Above right - A. calamus 'Variegatus' in winter^>
Right - A. gramineus 'Odon' in winter >



All are called sweet flags for two reasons. A. calamus often looks just like blue flag iris when not in bloom and has been mistaken for iris in the wild. That is until the leaves are crushed or some of the smaller varieties get walked on and the sweet flag fragrance is released into the air. This sweetness of the roots and leaves was reportedly used to make candies, potpourri, natural insecticides, beer, and had many medicinal uses, too numerous for listing. Its availability in the wild became much more limited as it was integrated into the lives of the local tribes and early settlers.

The taller sweet flag (A. calamus) species is generally used as a filler plant to set off the more striking pond plants in a plan. It is very underused, mainly due to its lack of availability. Not having a significantly beautiful flower further reduces its overall appeal.

The sweet flag clan is certainly not known for its flowers. It’s all about the foliage when it comes to these little sweeties. In addressing the flowers' style, they are club-like in shape turning to a coffee brown as the summer wanes. Most go unnoticed, especially on the smaller varieties, not something to write home about.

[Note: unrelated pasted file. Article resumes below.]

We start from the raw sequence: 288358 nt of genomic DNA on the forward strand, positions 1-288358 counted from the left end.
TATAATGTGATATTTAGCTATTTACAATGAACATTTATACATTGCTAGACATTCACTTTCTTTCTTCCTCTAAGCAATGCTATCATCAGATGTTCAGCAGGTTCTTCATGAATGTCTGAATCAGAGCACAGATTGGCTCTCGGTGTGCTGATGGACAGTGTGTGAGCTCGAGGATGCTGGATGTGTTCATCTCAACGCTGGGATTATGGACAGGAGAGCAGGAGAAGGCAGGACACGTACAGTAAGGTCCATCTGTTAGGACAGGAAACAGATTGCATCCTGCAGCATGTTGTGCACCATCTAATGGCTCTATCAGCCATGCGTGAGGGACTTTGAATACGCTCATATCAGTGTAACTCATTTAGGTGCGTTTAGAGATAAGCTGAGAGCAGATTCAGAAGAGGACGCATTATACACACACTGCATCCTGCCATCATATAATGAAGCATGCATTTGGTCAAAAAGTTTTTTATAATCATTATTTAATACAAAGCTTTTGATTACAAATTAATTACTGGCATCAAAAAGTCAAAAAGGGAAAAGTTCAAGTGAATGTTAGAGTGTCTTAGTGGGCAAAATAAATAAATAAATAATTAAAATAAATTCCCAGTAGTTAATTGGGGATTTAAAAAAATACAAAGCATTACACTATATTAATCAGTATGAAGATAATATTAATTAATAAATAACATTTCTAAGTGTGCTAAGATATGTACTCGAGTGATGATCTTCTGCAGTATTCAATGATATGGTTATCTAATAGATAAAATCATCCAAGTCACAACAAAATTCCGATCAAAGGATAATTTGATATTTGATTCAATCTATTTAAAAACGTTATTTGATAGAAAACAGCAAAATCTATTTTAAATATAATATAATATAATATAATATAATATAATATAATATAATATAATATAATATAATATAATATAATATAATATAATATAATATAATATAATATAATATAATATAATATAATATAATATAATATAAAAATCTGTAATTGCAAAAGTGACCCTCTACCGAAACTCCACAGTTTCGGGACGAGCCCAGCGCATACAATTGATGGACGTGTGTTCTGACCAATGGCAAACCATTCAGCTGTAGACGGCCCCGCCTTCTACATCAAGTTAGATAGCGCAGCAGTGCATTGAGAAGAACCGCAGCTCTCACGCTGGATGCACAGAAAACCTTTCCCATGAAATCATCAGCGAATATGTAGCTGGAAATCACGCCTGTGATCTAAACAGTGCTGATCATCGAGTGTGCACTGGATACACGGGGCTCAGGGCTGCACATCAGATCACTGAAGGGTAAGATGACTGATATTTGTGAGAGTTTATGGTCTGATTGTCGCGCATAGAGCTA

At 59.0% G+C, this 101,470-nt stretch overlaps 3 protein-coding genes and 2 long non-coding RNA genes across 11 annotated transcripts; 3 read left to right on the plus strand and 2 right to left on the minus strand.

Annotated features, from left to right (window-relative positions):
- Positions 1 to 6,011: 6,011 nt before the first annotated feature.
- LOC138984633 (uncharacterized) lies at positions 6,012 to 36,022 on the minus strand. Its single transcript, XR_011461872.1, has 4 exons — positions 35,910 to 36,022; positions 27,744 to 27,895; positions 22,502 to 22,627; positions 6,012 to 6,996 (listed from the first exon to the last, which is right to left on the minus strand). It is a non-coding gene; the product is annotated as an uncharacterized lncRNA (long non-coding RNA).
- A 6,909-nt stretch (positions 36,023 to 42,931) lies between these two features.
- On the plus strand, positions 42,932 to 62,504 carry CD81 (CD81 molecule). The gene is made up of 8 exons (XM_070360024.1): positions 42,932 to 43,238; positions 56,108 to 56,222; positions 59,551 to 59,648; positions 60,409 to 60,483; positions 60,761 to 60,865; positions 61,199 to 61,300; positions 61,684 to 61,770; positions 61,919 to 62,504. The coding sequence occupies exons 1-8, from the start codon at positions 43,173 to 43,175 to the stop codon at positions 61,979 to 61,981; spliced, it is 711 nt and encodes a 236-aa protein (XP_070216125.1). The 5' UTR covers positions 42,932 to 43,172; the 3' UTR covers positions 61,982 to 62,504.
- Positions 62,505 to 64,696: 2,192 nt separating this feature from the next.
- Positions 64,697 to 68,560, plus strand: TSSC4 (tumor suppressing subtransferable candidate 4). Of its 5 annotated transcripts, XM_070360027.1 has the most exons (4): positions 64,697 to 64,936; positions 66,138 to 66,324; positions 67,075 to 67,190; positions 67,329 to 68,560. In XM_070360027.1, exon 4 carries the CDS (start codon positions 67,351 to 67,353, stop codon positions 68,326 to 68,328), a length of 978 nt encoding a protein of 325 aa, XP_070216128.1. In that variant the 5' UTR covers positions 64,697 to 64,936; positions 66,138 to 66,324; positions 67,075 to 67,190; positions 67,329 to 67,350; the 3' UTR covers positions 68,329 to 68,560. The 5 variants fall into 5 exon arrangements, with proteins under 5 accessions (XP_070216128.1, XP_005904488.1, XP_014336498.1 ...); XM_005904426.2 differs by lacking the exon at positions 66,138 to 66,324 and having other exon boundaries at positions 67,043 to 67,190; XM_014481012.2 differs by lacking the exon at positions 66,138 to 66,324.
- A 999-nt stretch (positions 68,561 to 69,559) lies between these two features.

A. calamus ‘Variegatus’ >

Back to the common sweet flag. It is not considered a real eye catcher. It’s the variegated sibling A. calamus ‘Variegatus’, variegated sweet flag, that can easily hold its own in most waterways. If placed as a specimen plant or as a mass planting, this beauty demands attention.  

One aspect of this aquatic marginal that I really like is its new growth as spring comes along. As previously mentioned this species does lose its leaves in the winter, but what a sight it is as it makes its return. Not only is it vibrant green and white, but there is also a pink infusion of color that makes having it in close proximity a must.